Yet Another Git Guide
Yet Another Git Guide
I use Git (and its companions like GitHub) a lot, and intend to use it a lot more. As I continue to learn, I’ll add to this document, written in the form of a tutorial to myself. It’s something I’d like to keep public so that I can point friends and collaborators to it.
I don’t aim or claim to be comprehensive, so I’ll only cover what’s relevant to how I personally use Git. I find the following resources to be useful:
- Git manual pages. These are nice if you know what you’re looking for, but hard
to browse because the manual is split up into pages for each subcommand. To
see these, run
man git-<subcommand>, or find the page online.
- Atlassian’s Advanced Tips for Git. These are lengthier compared to what I have here, with better illustrations, and distributed over several articles.
- Scott Chacon and Ben Straub’s Pro Git, especially the Git Internals chapter. Goes into a lot detail about the inner workings of Git.
- Katie Sylor-Miller’s Oh Shit, Git!?!. Quick and dirty (language) guide for common Git maladies.
- Roger Dudler’s git - the simple guide. Nice place to get started, with nice illustrations.
If you come across this and have any suggestions or corrections, please reach out.
Here is a summary of useful commands that you may use while using Git.
Check state of local repo:
To add stage a file (include it in the next commit):
git add <file>
To restore from index (also known as staging area):
git restore <file>
To unstage a file (restore from
git restore --staged <file>
To move a file (rename it in the next commit):
git mv <src> <dst> mv <src> <dst> && git add <src> <dst> # equivalent
To delete a file (remove it in the next commit):
git rm <file> rm <file> && git add <file> # equivalent
To make a commit:
git commit # opens up $EDITOR to compose commit message git commit -v # short for --verbose; show diff in $EDITOR git commit -m <commit-message> # short for --message; inline commit message
To amend last commit with state of current index:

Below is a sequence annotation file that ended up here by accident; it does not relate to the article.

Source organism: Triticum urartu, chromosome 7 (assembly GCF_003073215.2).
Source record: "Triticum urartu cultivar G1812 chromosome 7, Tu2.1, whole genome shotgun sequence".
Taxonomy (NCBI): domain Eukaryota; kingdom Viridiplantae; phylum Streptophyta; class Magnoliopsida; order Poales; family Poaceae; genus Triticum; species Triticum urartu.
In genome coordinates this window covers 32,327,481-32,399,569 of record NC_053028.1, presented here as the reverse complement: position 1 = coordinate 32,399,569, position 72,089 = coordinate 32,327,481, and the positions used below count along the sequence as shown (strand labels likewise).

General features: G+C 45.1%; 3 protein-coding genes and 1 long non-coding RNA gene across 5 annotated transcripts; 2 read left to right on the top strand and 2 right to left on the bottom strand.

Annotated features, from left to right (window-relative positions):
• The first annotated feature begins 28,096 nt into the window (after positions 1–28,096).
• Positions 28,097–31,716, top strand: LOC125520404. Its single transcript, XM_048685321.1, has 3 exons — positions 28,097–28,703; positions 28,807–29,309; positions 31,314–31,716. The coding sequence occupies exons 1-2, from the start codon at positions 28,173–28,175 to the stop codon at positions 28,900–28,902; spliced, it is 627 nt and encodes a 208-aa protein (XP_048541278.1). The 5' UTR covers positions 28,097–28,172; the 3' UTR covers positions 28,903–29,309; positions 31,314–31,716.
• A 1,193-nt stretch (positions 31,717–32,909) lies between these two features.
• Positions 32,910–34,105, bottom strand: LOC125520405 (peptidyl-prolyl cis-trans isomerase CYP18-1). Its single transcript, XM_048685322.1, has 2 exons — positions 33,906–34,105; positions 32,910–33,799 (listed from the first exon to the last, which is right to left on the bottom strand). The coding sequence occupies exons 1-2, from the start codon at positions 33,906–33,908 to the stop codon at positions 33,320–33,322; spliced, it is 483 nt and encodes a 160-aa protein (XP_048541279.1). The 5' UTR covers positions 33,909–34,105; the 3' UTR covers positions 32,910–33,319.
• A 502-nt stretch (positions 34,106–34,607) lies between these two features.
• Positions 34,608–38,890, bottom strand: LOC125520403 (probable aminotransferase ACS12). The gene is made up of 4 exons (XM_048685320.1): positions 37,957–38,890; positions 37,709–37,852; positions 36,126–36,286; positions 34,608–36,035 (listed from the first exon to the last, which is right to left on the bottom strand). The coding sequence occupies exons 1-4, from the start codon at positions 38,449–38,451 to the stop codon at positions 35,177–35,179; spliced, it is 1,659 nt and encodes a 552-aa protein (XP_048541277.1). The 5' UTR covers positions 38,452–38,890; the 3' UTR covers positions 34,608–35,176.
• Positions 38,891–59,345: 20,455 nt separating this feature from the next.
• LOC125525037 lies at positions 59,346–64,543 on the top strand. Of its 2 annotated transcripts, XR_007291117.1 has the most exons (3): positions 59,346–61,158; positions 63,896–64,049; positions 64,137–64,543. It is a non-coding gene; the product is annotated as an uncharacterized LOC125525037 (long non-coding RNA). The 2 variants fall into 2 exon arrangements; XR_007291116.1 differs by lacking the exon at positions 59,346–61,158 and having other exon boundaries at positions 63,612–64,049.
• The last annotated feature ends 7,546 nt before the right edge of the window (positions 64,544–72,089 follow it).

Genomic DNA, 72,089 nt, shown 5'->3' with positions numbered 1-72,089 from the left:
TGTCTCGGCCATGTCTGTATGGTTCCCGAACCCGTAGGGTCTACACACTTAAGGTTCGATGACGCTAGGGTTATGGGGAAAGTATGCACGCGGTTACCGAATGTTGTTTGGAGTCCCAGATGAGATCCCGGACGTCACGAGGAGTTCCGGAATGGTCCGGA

git commit --amend # opens up $EDITOR to amend commit message
--amend undoes the last commit. If that commit has already been
pushed elsewhere, this will create a divergence in commit history, which will
require merges, rebases, or force pushes to fix.
To abort an in-progress commit in the interactive editor, just delete leave the commit message blank.
To undo the last commit:
git reset --soft HEAD^ # shorthand for "most recent commit"
To see the commit history:
git log git log -- <path> # only show commits related to <path> git log --graph # show commit history as dag
To inspect working tree at a commit:
git checkout <hash>
HEAD to a commit:
git reset <hash> # same as --mixed git reset --soft <hash> # do not touch working tree or index git reset --mixed <hash> # restore index but not working tree; default git reset --hard <hash> # restore working tree and index
To see all local branches (
* next to current branch):
git branch git branch -a # short for --all; also shows remote branches git branch -vv # short for --verbose; also shows HEAD commit and upstream
To check out an existing branch:
git switch <branch-name> git checkout <branch-name> # also works, overloaded legacy command name
Create and switch to a new branch:
git switch -c <branch-name> git checkout -b <branch-name> # also works, overloaded legacy command name
Delete a branch:
git branch -d <branch-name> # delete branch only if fully merged into upstream git branch -D <branch-name> # delete branch forcibly
git branch -u <upstream> # short for --set-upstream-to=<upstream>
git remote # show remote names only git remote -v # show remote names and URL